This experience has changed me. If you have had cancer or a scare, please write to me at:


I cannot guarantee a reply to each letter but I would love to hear your own stories.
The following article appeared in the week in which I first heard about the abnormal mammogram:
Filed by Carol Gould
15 December, 2003:

My life has been cast asunder by a health scare. Many have gone through this ordeal, which I wanted to share...
You watch films and hear radio discussions about it and always think, ?That happens to other women.?

Today, however, I had the shock of learning that a routine mammogram had produced a picture of an abnormality that looked like a lit-up Christmas tree.

At this writing I have no idea what the outcome of this day will be, but it has left a few lasting impressions on my psyche that -- self-indulgent as they may seem-- I wanted to share with our readers.

It all started three weeks ago when I was asked by my doctor to have a mammogram now that I am well into middle age. A letter arrived on my doorstep last week telling me I had to go to a specialist breast clinic due to a result that was causing concern.

Arriving at the beautiful Charing Cross Hospital in Hammersmith, London on a devastatingly cold day, I was ushered without delay into the x-ray room. (In the UK we have a magical system known as the NHS -- National Health Service -- where money never changes hands but delays are legendary. To be ushered in that rapidly meant my case was considered top priority.) I was told by the radiologist that the right breast was showing something needing further exploration, hence new images were needed.

I waited for the results in the corridor, and was frozen in time. I had worn two layers of clothes this morning but was too stunned to even know what I was putting back on; I wore just my outer sweater and sat, staring into space. I was called into the consultants? room and shown the result: it looked pretty awful, the abnormal tissue looking out at me like a red-eyed fox at midnight. The consultant was particularly perplexed by unusual spots and dots. I took both doctors aback by telling them I am in the top cancer risk group: Ashkenazi Jewish, single and ?ample in girth.? As I lay down someone in the room asked if Ashkenazi was a Midwestern racial category; it made me chuckle and I was glad to be feeling so relaxed in such circumstances.

Then I began to realise the gravity of the case: the consultant said he felt it likely he would need a biopsy and then ?the committee would have a meeting? about my case later in the week. I was advised to go to the hospital caf? for an hour or so and have a sticky bun. I was in a trance. Despite an impressive array of food in the caf? I ordered something I never eat: a sticky bun, just as the consultant had suggested. In these situations one moves about in a shocked state and for this reason I will always think of jam doughnuts and caffe latte when I remember my day at the breast clinic.

It was the longest forty-five minutes of my life. Sitting alone in the caf? and thinking of various problems I have at the moment , I began to feel tears welling up. The people in the caf? must have thought me mad: I got up and walked around the place in a full circle and then went back to my seat to finish off the doughnut.

Returning to the clinic, the place was empty. I knew my case must be serious because all the other patients had long gone and it was getting dark outside. I was then taken to another room in which the female consultant, a formidable South African, and four technicians kept me laughing with a lot of kibitzing and kindness. For me, as a documentary filmmaker, the whole process was fascinating but every time I turned my head that red-eyed fox kept staring out at me from the computer and from the back-lit x-ray display boards, as instant images of my abnormal right breast were recorded. We joked that amongst the five of us just one was British-born. I dubbed us the ?TIGs? -- the International Group.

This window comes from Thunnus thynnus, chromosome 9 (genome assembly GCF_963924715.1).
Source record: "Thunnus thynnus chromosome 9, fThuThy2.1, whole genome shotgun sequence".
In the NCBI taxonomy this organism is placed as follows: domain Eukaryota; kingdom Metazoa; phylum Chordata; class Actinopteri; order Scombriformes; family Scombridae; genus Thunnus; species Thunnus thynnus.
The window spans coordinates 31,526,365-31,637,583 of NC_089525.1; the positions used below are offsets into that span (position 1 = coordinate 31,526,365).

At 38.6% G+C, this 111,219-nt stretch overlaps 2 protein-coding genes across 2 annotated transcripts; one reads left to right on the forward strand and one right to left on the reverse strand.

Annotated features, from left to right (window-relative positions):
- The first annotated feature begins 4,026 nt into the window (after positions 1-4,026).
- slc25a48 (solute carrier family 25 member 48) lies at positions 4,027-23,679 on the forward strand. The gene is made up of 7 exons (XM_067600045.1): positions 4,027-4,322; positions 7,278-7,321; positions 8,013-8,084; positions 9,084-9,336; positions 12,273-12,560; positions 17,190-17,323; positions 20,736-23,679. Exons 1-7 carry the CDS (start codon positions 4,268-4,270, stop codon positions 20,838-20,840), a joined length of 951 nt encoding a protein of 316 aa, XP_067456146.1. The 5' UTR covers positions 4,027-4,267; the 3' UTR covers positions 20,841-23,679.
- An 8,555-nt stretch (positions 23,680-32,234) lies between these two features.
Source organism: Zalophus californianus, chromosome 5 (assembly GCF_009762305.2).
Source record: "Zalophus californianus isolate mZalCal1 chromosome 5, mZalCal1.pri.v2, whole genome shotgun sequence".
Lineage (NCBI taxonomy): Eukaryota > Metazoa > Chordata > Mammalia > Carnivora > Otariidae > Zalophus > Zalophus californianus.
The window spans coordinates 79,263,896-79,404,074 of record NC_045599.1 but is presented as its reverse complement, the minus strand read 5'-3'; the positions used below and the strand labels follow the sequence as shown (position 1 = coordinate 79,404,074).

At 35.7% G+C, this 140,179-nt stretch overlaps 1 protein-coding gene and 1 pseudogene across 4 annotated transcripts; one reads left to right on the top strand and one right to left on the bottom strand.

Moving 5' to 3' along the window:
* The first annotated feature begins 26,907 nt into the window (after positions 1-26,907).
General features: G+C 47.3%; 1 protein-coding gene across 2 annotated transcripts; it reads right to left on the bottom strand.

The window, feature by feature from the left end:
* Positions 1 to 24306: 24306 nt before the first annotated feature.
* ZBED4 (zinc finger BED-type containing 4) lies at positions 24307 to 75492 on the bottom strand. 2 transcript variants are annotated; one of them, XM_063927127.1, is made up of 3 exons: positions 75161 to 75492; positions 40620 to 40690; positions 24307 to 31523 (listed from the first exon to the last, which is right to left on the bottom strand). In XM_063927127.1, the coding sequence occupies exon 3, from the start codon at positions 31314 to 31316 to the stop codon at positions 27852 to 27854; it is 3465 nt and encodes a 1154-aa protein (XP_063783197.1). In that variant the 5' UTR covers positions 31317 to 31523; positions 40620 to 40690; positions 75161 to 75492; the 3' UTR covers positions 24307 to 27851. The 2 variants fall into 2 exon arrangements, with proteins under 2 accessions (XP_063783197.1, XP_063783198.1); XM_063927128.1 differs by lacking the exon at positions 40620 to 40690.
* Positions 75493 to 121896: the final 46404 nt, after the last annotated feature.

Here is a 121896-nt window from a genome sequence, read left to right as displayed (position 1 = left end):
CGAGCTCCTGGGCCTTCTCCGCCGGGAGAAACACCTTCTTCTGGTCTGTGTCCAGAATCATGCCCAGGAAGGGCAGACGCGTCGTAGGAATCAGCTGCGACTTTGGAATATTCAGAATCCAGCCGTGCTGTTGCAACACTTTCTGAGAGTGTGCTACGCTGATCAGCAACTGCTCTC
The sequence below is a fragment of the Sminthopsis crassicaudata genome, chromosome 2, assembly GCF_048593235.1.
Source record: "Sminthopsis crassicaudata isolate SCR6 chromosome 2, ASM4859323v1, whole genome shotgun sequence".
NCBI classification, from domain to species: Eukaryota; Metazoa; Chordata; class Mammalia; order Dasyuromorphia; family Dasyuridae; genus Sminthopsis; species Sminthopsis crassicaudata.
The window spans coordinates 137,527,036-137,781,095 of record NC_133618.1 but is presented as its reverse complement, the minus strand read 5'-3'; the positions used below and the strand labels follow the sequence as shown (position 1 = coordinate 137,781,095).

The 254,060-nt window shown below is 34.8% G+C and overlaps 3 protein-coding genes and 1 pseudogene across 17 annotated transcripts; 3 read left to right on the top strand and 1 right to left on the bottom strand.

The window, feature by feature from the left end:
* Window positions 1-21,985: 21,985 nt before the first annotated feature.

Holding the hand of one of the technicians, an incredibly warm Finn, I submitted to the anaesthetic needle that preceded a biopsy. Seven tissue samples had to be taken, and for women -- and men -- reading this, rest assured it is a virtually painless and quick procedure.

I dressed and was taken to a cosy room where I was greeted by a counsellor -- another warm and witty female. We joked that she was eligible to join The International Group, being a Welsh lass. She sat with me and chatted for a long time, unconcerned that it was nearly going-home time. She gave me her card ('Call me if you don't feel right') and explained that the doctors would meet in committee and let me know the results of the biopsy when I attended the clinic next week. All bandaged up, I went out into the perishing cold and treated myself to a taxi home . (Could you endure public transport at rush hour with your most precious attribute already feeling tender?)

This is going to be the longest week of my life. I am watching the news of Saddam?s capture from what feels like a grey bubble around me. At the moment I have many other worries in my life, and feel lost and incredibly isolated from a world enjoying the lead-up to Christmas. Tonight I blew another wad of money on a big meal out and came back to some considerable alcohol consumption. The layer of dust on my Cointreau bottle was as thick as Saddam?s layer of dirt, but I did indulge my worries with the pleasure of its contents.

I am hoping for the best. I thank God for having given me fifty years and think of all those I loved who never reached my age. Who knows what next week will bring, but if the capture of Saddam does not really engage me, the news junkie of all time, you can imagine my state of mind. When I light my Chanukah candles this week I will feel different, and will hope I will be lighting them again a year from now.

I would love to hear from others going through the same process.
If you would like to send a letter or comment on this subject please do so: